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{bio,medical} informatics

Thursday, January 17, 2002

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find related articles. powered by google. UniSci Intelligence: Heredity-Environment Debate Resolved?

"According to neuro and cognitive scientists, different intellectual abilities are based on neural circuits that require environmental stimulation for development -- and are open to change.

However, intelligence researchers argue that there is a general factor of intelligence ("G") that is highly heritable and defines intelligence as an overall innate ability to perform well on different measures of intelligence -- which are not open to change."

redux [06.18.00]
find related articles. powered by google. BBC Many attitudes 'in our genes'

"Everything from liking rollercoasters to attitudes to the death penalty is influenced by our genes, say researchers."

"Liking rollercoaster rides and sweets are just two of the things that may be determined by our genes, according to research published in the Journal of Personality and Social Psychology."

redux [07.07.00]
find related articles. powered by google. UniSci Book Cites Dangers Of Misunderstanding Human Genetics

"Kaplan examines the roles genetic explanations for these types of differences play in our culture -- and how science has been used inappropriately to "medicalize" problems that should be more properly addressed as complex social issues.

Kaplan explores six specific areas -- intelligence (IQ), criminality and violence, homosexuality, depression, obesity, and the centrality of genetics in defining parenthood."

"... an emphasis on the biochemical and the genetic share the property that they make the condition out to be internal to the patient. Once a genetic explanation is offered, and any plausible sounding pathway proposed, the opportunities for claiming that there are other ways of approaching the problem are radically curtailed."

redux [08.31.00]
find related articles. powered by google. The Edge Getting Human Nature Right

"The 'implication' that seems to worry people most of all is so-called 'genetic determinism'. It's the notion that, if human nature was shaped by evolution, then it's fixed and so we're simply stuck with it — there's nothing we can do about it. We can never change the world to be the way we want, we can never institute fairer societies; policy-making and politics are pointless.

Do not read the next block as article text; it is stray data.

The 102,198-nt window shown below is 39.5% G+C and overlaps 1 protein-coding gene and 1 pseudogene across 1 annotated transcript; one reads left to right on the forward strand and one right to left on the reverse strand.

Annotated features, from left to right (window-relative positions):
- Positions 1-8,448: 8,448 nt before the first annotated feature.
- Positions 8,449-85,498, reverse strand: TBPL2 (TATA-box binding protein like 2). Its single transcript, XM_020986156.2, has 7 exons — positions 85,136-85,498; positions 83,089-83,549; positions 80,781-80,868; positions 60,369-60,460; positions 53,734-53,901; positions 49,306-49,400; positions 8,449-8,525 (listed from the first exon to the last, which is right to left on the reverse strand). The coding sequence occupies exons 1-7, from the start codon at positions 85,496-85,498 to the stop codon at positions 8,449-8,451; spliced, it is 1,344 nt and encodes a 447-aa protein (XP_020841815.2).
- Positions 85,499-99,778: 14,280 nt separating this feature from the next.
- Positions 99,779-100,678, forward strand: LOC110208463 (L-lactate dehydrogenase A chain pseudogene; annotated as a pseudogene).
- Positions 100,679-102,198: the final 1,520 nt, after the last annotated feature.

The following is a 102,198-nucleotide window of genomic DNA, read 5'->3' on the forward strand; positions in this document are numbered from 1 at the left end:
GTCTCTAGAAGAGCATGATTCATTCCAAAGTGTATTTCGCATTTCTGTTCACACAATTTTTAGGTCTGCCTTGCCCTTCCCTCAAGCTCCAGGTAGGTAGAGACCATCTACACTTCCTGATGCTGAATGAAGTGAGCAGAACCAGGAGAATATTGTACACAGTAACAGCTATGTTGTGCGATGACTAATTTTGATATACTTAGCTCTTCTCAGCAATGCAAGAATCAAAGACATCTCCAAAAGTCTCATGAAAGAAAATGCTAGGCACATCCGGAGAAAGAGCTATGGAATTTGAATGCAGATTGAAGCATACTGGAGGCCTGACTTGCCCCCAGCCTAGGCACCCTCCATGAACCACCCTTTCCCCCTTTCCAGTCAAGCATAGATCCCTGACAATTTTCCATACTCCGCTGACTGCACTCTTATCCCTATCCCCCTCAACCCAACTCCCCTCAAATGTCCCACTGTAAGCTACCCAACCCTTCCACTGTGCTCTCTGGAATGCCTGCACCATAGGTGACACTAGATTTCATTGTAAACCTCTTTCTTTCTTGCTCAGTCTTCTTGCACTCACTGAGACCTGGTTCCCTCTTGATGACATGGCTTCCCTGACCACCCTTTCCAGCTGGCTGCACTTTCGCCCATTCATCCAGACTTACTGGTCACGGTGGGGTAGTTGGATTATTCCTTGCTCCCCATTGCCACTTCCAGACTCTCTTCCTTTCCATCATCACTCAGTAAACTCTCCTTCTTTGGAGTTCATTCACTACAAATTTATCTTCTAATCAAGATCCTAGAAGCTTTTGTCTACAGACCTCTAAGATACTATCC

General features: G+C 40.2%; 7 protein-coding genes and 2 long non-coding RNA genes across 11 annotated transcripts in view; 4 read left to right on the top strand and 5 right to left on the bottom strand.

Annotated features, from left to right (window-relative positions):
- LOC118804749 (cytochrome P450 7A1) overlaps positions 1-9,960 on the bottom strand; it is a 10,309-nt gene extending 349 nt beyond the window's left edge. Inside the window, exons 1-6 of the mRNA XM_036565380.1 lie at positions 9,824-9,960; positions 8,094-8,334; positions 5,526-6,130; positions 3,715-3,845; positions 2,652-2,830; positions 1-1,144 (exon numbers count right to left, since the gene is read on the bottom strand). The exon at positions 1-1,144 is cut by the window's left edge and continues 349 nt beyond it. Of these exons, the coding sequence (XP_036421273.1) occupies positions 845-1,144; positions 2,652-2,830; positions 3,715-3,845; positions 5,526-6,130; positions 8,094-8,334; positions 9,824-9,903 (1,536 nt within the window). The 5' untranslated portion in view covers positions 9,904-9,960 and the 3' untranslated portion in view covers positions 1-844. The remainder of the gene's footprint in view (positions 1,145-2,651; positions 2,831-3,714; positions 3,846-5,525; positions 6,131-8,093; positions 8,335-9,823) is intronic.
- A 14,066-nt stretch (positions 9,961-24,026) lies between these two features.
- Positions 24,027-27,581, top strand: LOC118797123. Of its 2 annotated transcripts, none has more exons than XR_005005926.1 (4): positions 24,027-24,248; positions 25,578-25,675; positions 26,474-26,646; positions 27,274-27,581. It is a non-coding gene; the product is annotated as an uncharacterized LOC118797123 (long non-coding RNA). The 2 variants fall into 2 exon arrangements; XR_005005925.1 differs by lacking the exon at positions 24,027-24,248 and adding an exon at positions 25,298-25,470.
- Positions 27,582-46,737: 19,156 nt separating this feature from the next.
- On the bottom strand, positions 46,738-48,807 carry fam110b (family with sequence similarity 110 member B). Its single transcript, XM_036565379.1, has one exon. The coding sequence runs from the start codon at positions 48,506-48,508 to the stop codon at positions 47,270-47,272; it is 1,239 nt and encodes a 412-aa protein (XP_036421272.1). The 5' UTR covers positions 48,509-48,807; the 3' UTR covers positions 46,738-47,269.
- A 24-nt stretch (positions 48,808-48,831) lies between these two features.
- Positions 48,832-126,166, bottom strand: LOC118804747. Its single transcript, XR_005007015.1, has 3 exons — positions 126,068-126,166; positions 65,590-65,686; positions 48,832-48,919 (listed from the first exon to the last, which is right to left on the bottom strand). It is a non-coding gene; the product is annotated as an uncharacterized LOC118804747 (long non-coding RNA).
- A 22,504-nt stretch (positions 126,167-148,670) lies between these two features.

Now, that's a complete misunderstanding. It doesn't distinguish between human nature — our evolved psychology — and the behavior that results from it. Certainly, human nature is fixed. It's universal and unchanging — common to every baby that's born, down through the history of our species. But human behavior — which is generated by that nature — is endlessly variable and diverse. After all, fixed rules can give rise to an inexhaustible range of outcomes. Natural selection equipped us with the fixed rules — the rules that constitute our human nature. And it designed those rules to generate behavior that's sensitive to the environment. So, the answer to 'genetic determinism' is simple. If you want to change behavior, just change the environment. And, of course, to know which changes would be appropriate and effective, you have to know those Darwinian rules. You need only to understand human nature, not to change it."

[ rhetoric ]

Bioinformatics will be at the core of biology in the 21st century. In fields ranging from structural biology to genomics to biomedical imaging, ready access to data and analytical tools are fundamentally changing the way investigators in the life sciences conduct research and approach problems. Complex, computationally intensive biological problems are now being addressed and promise to significantly advance our understanding of biology and medicine. No biological discipline will be unaffected by these technological breakthroughs.


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